Roy Moore: I could run for governor

Roy Moore: I could run for governor
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Former Alabama Republican Senate candidate Roy MooreRoy Stewart MooreVulnerable Senate Democrat urges unity: 'Not about what side of the aisle we're on' Sessions hits back at Trump days ahead of Alabama Senate runoff Judge allows Roy Moore lawsuit over Sacha Baron Cohen prank to proceed MORE, who lost a December special election after allegations of past child molestation and sexual misconduct surfaced, floated a possible future bid for office in a statement released Thursday.

"I have no plans at this time to run for office. Nevertheless, plans change. If the opportunity arises to make a difference, I will have no reluctance to again run for political office, including that of governor," he said in the statement.

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Moore lost the recent special election to fill Attorney General Jeff SessionsJefferson (Jeff) Beauregard SessionsTrump's policies on refugees are as simple as ABCs Ocasio-Cortez, Velázquez call for convention to decide Puerto Rico status White House officials voted by show of hands on 2018 family separations: report MORE's Senate seat in no small part thanks to the allegations that surfaced against him weeks before the election — including accusations that he initiated a sexual encounter with a 14-year-old girl and sexually and romantically pursued teenagers decades ago while he was in his 30s.

But he and his allies have been defiant, raising money for a legal defense fund and arguing in a Tuesday press conference that he's a victim of a "political conspiracy."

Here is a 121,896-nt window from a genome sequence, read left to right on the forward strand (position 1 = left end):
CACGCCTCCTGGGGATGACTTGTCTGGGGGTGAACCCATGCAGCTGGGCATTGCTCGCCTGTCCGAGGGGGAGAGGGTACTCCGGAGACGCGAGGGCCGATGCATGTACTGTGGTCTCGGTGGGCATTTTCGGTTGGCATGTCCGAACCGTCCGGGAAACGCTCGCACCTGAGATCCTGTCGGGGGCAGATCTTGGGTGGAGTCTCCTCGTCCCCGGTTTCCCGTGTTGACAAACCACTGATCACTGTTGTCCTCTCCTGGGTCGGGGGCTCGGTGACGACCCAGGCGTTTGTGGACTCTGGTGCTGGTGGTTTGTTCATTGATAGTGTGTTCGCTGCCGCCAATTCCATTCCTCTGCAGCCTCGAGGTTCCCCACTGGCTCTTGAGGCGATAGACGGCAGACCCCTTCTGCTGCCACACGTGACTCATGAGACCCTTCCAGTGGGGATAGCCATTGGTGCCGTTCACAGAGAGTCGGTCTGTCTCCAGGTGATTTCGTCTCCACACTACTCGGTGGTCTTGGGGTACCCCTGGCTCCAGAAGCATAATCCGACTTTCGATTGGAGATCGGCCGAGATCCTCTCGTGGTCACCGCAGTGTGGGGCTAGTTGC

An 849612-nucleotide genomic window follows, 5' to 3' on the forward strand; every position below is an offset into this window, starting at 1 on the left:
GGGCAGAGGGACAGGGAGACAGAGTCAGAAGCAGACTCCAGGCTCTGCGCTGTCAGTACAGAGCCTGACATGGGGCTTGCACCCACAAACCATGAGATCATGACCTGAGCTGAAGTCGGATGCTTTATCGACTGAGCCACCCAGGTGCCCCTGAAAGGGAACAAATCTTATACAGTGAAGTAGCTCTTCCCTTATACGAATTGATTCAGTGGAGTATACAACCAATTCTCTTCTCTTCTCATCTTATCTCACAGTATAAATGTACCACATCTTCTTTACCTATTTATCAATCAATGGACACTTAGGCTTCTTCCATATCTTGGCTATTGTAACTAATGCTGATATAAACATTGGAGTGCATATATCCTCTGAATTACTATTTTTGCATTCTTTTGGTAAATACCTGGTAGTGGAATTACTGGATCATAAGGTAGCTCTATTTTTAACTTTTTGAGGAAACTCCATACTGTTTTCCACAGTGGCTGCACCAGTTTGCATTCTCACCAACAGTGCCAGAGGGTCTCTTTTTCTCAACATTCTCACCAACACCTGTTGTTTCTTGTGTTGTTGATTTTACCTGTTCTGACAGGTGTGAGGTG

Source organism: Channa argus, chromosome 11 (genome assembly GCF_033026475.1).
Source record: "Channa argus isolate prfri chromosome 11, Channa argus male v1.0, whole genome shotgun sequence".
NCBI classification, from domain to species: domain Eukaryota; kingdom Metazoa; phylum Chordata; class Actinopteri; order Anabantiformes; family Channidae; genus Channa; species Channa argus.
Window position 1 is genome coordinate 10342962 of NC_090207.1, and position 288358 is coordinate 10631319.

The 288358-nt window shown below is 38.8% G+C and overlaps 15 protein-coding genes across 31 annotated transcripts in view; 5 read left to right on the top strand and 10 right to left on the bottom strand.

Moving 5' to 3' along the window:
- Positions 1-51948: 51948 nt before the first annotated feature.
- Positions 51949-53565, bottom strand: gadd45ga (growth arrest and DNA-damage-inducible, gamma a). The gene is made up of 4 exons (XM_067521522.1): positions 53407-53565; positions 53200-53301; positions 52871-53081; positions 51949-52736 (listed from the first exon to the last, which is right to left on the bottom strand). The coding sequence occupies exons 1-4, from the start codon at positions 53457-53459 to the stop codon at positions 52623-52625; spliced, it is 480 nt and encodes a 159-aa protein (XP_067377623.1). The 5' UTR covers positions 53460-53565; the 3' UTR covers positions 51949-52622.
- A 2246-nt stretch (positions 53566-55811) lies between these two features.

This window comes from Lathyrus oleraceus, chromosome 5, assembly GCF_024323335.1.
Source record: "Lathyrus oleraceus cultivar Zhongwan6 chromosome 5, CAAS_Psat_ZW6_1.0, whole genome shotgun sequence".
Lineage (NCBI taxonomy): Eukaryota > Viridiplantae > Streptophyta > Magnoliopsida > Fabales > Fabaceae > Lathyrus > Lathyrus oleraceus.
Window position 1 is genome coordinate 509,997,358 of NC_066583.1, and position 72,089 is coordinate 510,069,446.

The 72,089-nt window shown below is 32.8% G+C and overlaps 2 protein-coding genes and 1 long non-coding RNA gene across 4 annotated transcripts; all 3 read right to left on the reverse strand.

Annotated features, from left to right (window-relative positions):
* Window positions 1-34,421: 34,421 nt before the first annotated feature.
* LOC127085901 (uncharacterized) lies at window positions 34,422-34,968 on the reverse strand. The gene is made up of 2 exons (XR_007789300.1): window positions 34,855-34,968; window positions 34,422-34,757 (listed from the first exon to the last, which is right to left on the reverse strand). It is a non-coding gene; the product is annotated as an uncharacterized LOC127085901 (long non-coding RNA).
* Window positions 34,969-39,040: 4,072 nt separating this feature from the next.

Most Republicans stood by Moore as the party's nominee — the Alabama state GOP and the Republican National Committee refused calls to disavow his candidacy — and President TrumpDonald John TrumpHR McMaster says president's policy to withdraw troops from Afghanistan is 'unwise' Cast of 'Parks and Rec' reunite for virtual town hall to address Wisconsin voters Biden says Trump should step down over coronavirus response MORE not only questioned the accusation but headlined a rally on Moore's behalf in the final days of the campaign.

However, the National Republican Senatorial Campaign Committee cut its fundraising ties with Moore and its head, Sen. Cory GardnerCory Scott GardnerAirline job cuts loom in battleground states House approves bill to secure internet-connected federal devices against cyber threats Congress needs to finalize space weather bill as solar storms pose heightened threat MORE (R-Colo.), called on the Senate to expel him if elected.

Moore had been floated as a possible gubernatorial candidate earlier this year as Gov. Kay Ivey (R) considered running for reelection, but he ultimately did not file a candidacy.

He's previously staged two failed campaigns for governor, while winning two elections to serve as the state's chief justice of the Supreme Court.